Province Asking Ontario Power Generation to Investigate New Hydroelectric Opportunities
Updated: Jan 28
TORONTO – As part of its plan to build out Ontario’s affordable, reliable and sustainable electricity system, the Ontario government has asked Ontario Power Generation (OPG) to examine opportunities for new hydroelectric development in northern Ontario. New hydroelectric generation could address the growing long-term electricity needs forecast for the province, with the potential for economic benefits for local and Indigenous communities in the North.
“Our government is working to deliver a clean, reliable and affordable electricity system now and into the future,” said Todd Smith, Minister of Energy. “Beginning with Niagara Falls, hydroelectric generation has played a critical role meeting Ontario’s electricity needs for over a century and we are excited to explore new opportunities to meet future needs and build on Ontario’s achievement of one of the cleanest electricity grids in the world.”
Through the review, OPG, working with the Ontario Waterpower Association, will update previous evaluations of hydroelectric potential in northern Ontario with new estimates on water availability, annual energy production potential, and life-cycle costs of building and operating new hydroelectric generation while engaging with Northern and Indigenous communities.
OPG will share this work with the Ministry of Energy as well as the Independent Electricity System Operator (IESO) so that it can be considered as part of the IESO’s work towards developing an achievable pathway to zero emissions in the electricity sector.
“To power the Ontario of the future, we must explore new sources of hydroelectric power,” said Greg Rickford, Minister of Mines, Northern Development, Natural Resources and Forestry. “Hydro is one of the cleanest and most reliable energy sources in the world. Further hydro development could spur job creation in Indigenous and remote communities, power industries and communities, and will ensure a cleaner future for our province.”
Minister Smith has also asked OPG to specifically engage with Indigenous communities and organizations to understand how Indigenous communities could participate in and benefit from future hydroelectric generation projects. Ontario is committed to consulting with Indigenous communities and honouring existing agreements with Indigenous communities related to hydroelectric development.
The IESO has forecast an increased demand for electricity capacity due to increased electrification and the closure of the Pickering Nuclear Generating Station at Pickering and the refurbishment of Ontario’s other nuclear facilities.
Hydroelectric stations provided approximately 24 per cent of Ontario’s electricity generation in 2020. On average this hydroelectric power is the lowest-cost electricity in Ontario and supports our clean energy advantage.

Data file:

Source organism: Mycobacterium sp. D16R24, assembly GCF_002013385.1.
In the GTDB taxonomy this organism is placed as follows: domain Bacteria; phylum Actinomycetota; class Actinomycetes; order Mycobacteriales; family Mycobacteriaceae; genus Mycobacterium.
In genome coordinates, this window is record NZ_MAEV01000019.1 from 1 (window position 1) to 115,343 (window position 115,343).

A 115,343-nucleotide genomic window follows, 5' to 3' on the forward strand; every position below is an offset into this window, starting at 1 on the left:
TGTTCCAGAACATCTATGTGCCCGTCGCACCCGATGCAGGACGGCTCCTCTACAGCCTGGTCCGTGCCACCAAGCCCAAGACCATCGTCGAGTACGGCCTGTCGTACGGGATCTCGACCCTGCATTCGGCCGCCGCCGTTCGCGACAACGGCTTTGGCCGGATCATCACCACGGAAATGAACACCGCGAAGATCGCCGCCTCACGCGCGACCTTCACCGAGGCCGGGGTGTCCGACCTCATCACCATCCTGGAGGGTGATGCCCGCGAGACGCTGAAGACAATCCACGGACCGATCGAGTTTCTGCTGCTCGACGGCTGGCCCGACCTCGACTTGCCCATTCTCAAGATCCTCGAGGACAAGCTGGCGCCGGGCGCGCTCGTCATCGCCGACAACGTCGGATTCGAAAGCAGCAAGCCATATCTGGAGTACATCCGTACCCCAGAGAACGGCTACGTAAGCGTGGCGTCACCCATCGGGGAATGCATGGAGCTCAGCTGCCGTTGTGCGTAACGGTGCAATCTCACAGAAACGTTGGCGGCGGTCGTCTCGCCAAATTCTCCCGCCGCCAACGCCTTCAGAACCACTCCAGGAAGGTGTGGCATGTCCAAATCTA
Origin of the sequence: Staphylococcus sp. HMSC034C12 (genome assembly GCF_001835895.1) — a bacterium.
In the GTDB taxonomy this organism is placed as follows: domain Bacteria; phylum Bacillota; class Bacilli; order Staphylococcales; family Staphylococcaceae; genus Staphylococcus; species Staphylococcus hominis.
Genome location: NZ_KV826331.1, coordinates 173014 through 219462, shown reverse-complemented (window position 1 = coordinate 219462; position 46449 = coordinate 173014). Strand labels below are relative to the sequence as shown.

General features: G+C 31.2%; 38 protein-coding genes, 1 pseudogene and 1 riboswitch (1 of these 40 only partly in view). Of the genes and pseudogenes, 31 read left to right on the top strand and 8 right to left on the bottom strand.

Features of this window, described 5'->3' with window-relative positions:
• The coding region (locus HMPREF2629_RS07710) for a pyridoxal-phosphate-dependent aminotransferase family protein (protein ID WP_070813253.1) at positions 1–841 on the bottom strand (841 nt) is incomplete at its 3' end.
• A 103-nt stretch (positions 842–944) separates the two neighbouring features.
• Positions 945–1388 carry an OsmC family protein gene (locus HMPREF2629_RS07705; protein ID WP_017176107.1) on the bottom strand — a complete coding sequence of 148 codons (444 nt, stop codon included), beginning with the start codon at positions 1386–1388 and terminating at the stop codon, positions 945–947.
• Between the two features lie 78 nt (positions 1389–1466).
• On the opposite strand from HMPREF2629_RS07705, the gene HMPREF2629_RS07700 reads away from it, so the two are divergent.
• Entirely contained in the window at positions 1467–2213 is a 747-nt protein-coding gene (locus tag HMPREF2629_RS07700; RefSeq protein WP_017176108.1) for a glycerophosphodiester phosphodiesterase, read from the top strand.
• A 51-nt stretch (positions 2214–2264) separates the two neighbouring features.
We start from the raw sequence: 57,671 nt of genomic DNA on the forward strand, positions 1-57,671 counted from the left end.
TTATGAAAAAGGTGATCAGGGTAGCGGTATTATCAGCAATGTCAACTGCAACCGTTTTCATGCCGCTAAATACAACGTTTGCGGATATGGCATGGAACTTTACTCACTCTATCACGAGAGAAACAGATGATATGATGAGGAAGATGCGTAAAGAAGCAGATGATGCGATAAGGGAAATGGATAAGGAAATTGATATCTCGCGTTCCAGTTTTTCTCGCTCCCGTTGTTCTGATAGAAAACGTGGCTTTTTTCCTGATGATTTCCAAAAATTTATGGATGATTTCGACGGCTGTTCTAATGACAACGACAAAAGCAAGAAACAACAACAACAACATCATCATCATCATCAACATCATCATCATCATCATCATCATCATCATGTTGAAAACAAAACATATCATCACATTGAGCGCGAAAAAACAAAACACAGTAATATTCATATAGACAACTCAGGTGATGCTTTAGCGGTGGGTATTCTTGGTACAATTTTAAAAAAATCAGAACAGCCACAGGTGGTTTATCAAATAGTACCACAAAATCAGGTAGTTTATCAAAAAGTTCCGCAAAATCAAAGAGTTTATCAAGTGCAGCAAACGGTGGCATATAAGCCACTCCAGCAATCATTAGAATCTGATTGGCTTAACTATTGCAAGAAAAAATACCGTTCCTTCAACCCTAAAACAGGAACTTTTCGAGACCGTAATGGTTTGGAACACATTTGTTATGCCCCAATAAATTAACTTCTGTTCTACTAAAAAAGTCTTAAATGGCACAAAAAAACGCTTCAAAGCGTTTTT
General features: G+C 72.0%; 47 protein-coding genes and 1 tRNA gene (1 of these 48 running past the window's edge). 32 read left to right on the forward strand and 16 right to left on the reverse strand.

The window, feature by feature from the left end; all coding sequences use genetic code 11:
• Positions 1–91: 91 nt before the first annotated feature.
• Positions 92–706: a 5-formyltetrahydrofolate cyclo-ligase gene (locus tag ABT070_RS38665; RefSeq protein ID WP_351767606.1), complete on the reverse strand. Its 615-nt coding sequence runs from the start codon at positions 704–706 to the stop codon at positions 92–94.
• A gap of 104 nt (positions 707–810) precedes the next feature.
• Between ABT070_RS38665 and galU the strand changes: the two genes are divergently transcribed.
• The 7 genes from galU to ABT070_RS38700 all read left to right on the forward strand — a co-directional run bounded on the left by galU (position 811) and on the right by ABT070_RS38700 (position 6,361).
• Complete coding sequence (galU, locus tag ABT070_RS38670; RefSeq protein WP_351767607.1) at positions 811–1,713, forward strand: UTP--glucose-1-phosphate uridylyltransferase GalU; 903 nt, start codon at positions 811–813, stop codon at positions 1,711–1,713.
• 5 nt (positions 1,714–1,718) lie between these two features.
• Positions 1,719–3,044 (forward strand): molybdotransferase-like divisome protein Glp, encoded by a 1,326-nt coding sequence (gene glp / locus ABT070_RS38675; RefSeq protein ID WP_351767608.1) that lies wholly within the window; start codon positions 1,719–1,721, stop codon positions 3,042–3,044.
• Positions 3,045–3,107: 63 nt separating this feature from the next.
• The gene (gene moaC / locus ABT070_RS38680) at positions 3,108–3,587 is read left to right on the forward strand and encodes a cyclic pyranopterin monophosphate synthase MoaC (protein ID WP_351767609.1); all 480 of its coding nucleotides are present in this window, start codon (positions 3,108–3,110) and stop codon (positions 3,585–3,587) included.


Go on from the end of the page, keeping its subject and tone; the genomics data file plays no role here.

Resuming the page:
To date, more than a dozen of Ontario’s waterpower generating stations include Indigenous ownership. OPG has partnerships with three First Nations on six OPG Generating Stations, including the Lac Seul Generating Station, Lower Mattagami Redevelopment Project and Peter Sutherland Sr. GS.
On October 7, 2021 Minister Smith asked the IESO to evaluate a moratorium on the procurement of new natural gas generation stations in Ontario and develop an achievable pathway for consideration to phase out natural-gas generation and achieve zero emissions in Ontario’s electricity system.
In December 2021 Ontario and OPG announced the selected technology partner to deploy Canada’s first grid-scale Small Modular Reactor at Darlington as part of the provinces plan for a clean, reliaible and affordable electricity system.
"For more than a century, Ontario Power Generation has reliably produced clean and economical hydroelectric power for Ontarians. As electrification to help meet climate change goals progresses, there will be a need for additional clean electricity, and new non-emitting waterpower from Ontario’s north has the potential to help fill that need. Through this study, we will apply our experience in this area to help unlock this potential." - Ken Hartwick President and CEO of OPG "Waterpower is Ontario's foundational electricity source and a backbone to a reliable, affordable and sustainable system. This initiative will help inform the province's choices as we move into a period of increased demand driven by economic recovery and electrification." - Paul Norris President of the Ontario Waterpower Association
Minister of Energy Todd Smith tours the Smoky Falls Generating Station located on the Mattagami River near Kapuskasing. Smoky Falls Generating Station is operated by OPG in partnership with Moose Cree First Nation and has been in service since 1931 with a capacity of 267 MW. Photo from September 2021.
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